thousands, nay millions, who had felt the sense of
guilt as the most real element of their experience,
have come, through Him I say, to be as sure
of the greater reality of their pardon and their
freedom. They may not have understood all that
He did for them — for who can? — but for our pur-


pose it is enough that they knew they were for-
given, and forgiven for His sake.


In what then does forgiveness consist? Take,
to start with, a most common reading of forgive-
ness — that it is the recalling of the just punishment
of our sins, the abolition by Almighty God of
their consequences. Is that true? Is it half the
truth ? Is it not an answer in which there lies, to
say the least, a deal of vagueness and moral con-
fusion? Barabbas might be content with it. It
does not express the experience of the saints of the
Bible, it is not true to our own highest convictions.
In the worst and most servile natures the sense of
sin means above all a dread of punishment in its
most material form whether here or hereafter; and
by such natures forgiveness will therefore be sought
and expected as the remission of the material
consequences of a man's misdeeds. But penitence
of this kind is surely little more than the sorrow of
the world which worketh death. In the best and
most healthy characters the sense of sin means
something very different: not that I am going to
be punished and must bear the physical or social


consequences of what I have done; but that I did
what I ought not to have done; that I was selfish,
cowardly, unready, untrue, and cruel; that I failed
at the test and that the failure was my own fault;
that it has set me at a distance from God; that it
has cost me in my character the loss of liberty and
spontaneousness ; that it has produced in me a
cowardly mistrust of myself in all moral effort;
that it has given me a slavish fear of God in place
of the natural love and trust which His children
enjoy. A man who has such a conscience of his
sins will not, in seeking forgiveness, be chiefly con-
cerned about their physical or social consequences.
The fear of punishment will be absorbed in, or at
least be subordinate to, the nobler anxiety as to
how the ethical and religious disturbance produced
in his nature by sin may be removed. For him
forgiveness will mean reconciliation with God His
Father; the dissipation of the evil conscience
which rises in him at the presence of God; and
the overcoming of that horrible distrust of himself
before temptation and before duty which paralyses
his will and renders him an easy prey to the powers
of evil. At the same time, looking to God as he
docs, as God Almighty, of infinite grace and with


command of nature and of history as well as of the
spiritual life of man, he will not cease to pray for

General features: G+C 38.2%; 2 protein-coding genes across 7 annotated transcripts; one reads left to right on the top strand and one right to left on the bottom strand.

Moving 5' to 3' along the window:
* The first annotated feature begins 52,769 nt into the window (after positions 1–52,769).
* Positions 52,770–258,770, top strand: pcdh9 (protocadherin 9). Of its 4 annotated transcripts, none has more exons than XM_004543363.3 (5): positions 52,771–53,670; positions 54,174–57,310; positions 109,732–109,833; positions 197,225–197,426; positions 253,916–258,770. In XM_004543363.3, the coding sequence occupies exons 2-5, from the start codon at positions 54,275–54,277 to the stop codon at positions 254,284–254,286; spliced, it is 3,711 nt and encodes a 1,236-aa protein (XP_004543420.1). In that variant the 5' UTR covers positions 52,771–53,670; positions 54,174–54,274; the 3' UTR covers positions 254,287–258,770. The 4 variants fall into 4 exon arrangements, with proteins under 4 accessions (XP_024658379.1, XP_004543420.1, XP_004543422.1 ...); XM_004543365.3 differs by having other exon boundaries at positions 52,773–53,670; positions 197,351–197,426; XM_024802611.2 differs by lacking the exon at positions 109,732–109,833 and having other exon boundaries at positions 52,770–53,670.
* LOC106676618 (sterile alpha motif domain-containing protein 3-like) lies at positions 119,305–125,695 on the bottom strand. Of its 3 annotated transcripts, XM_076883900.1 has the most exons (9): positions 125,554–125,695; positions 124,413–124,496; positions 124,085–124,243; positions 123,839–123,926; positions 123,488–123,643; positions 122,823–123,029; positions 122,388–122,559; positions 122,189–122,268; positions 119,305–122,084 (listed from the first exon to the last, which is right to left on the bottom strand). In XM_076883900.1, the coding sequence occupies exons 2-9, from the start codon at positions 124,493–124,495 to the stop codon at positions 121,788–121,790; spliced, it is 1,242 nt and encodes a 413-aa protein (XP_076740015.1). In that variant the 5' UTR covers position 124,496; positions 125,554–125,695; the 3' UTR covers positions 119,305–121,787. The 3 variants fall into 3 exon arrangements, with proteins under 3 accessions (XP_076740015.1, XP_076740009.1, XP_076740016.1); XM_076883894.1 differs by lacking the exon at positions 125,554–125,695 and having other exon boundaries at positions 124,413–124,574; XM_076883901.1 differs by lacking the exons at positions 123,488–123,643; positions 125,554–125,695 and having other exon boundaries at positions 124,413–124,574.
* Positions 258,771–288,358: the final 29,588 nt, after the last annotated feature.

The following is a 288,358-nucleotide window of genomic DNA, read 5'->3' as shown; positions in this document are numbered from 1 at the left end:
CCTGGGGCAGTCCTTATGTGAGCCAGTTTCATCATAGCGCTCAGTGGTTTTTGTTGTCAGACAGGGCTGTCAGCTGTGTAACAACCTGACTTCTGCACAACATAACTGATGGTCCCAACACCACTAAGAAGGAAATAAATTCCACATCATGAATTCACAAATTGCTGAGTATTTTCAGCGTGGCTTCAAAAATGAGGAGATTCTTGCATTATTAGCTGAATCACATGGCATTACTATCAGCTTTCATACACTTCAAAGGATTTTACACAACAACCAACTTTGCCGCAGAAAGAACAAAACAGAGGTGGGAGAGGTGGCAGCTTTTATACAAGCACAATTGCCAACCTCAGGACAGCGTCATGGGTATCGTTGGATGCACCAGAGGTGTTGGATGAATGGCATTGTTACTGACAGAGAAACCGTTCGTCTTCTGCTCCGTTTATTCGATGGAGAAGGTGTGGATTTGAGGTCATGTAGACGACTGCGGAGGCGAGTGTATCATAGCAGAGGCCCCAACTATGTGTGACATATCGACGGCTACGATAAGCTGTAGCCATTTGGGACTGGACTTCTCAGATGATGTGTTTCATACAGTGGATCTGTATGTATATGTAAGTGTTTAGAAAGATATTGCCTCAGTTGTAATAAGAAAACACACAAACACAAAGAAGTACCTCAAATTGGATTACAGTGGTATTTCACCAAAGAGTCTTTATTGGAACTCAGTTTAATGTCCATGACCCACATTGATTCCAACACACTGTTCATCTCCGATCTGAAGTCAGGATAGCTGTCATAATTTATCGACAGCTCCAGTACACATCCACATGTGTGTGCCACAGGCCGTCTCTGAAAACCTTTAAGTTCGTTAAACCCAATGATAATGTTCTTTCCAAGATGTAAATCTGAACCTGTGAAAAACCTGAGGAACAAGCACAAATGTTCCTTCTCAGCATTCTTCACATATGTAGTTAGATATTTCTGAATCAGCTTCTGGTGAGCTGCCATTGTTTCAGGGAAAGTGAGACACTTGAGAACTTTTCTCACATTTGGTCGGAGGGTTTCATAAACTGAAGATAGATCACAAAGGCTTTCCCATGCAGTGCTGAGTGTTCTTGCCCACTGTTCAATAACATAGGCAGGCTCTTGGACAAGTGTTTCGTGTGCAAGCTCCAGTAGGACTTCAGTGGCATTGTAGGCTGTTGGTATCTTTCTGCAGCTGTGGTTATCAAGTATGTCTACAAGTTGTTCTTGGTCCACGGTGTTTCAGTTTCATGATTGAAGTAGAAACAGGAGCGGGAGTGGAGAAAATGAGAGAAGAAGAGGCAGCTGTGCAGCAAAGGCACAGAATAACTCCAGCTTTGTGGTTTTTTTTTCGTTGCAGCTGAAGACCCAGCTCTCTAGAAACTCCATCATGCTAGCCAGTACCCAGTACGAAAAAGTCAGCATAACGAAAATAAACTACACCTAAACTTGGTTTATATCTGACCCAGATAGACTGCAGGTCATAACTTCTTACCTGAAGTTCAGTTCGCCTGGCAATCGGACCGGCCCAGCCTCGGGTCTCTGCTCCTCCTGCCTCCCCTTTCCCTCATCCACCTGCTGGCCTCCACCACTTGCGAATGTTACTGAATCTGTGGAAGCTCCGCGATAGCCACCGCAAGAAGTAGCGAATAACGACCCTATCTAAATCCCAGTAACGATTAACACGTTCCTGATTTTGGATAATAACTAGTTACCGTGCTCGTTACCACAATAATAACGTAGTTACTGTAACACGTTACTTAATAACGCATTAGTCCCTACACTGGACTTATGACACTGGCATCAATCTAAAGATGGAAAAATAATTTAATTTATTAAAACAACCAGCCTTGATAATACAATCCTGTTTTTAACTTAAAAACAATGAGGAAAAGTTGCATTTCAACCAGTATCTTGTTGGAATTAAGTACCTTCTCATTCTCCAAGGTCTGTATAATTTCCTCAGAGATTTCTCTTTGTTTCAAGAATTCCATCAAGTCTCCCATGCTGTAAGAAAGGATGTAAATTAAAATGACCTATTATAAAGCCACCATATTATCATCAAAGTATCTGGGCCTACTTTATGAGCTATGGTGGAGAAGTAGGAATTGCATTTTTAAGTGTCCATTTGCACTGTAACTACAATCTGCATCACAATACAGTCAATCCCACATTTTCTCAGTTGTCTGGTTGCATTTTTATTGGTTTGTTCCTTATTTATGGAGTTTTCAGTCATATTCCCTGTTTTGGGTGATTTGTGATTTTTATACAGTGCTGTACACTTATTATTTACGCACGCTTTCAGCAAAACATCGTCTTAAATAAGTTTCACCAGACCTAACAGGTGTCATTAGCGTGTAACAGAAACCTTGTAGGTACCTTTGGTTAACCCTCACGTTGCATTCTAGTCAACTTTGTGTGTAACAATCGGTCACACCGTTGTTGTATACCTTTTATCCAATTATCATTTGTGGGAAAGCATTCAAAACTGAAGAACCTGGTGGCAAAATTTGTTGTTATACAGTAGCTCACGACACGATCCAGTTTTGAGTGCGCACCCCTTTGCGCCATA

the reduction of even the material consequences of
his guilt. But he will not count the latter as the
essence or even as the necessary result of his for-
giveness. If he does he will be entertaining a
conception of forgiveness which will only lead him
away from, and blind his heart to, those moral
results, by which alone God's pardon of us could
be justified or were worth the taking by our-

These truths, which are obvious to the higher
instincts of our own nature, are plainly set
before us in the Bible. Not without struggle and
much passion; for it costs God's people, even under
the special guidance of His Spirit which they
enjoyed, no little argument, and even scepticism to
reach them. The Revelation, of which the Bible is
the record, encountered man upon every moral
level upon which it has been given to the human
heart to suffer and aspire. And therefore the
account which the Old Testament contains of how
men looked for and sought the Divine Pardon is
very various. Yet it is one which steadily grows
with Israel's increasing experience of God's


manifestation of Himself and of His Pro-
vidence in nature and history; throwing off
by degrees every element of servile error and
fear, till at last it becomes a noble and disin-
terested peace, in which a man learns to accept
the spiritual elements of forgiveness for their
own sake — the assurance of God's restored trust in
him, the restoration of His communion, and the
welcome burden of His will — and reckons as
subordinate and incidental to these, such reliefs,
as He may be pleased to send, of the outward
afflictions which the sins have wrought.

At first — it was a necessary stage in their Divine
education — the Hebrews appear to have had a very
simple idea of the relations of sin, suffering, and
forgiveness. In their language the Lord brought
down upon a man's head his own wickedness ^ ;
visited him with physical and other evils, and
when He forgave him these were removed.
The nation as a whole sinned, and in consequence
suffered drought and famine, and when these did
not avail to produce penitence in them, oppression,
slaughter, and even exile at the hands of heathen
powers regarded as the instruments of God's

»Ju. ix. 5, 7.


righteous anger against them. And His forgive-
ness was assured to their penitence when He
dehvered them from their enemies and restored
to them their poHtical freedom and the
opportunity of worshipping Him in their own
land. In all this there was a profound
truth: the conviction, namely, that as God
is One, so His world is one; that morality
to use a modern phrase is "of the natural order of
things"; and that the Divine Providence sways
nature and history for the high ends of righteous-
ness and grace.

Yet, as we can easily see, the effect of such
simple views upon such an experience, was to create
and foster the belief that physical and political
disaster, whether it fell on the nation or on the
individual, always implied the sinfulness of its
victims, and that conversely prosperity always
proved their righteousness. How strong and per-
vasive a dogma this became in Israel may be
perceived not only from the quantity of the Old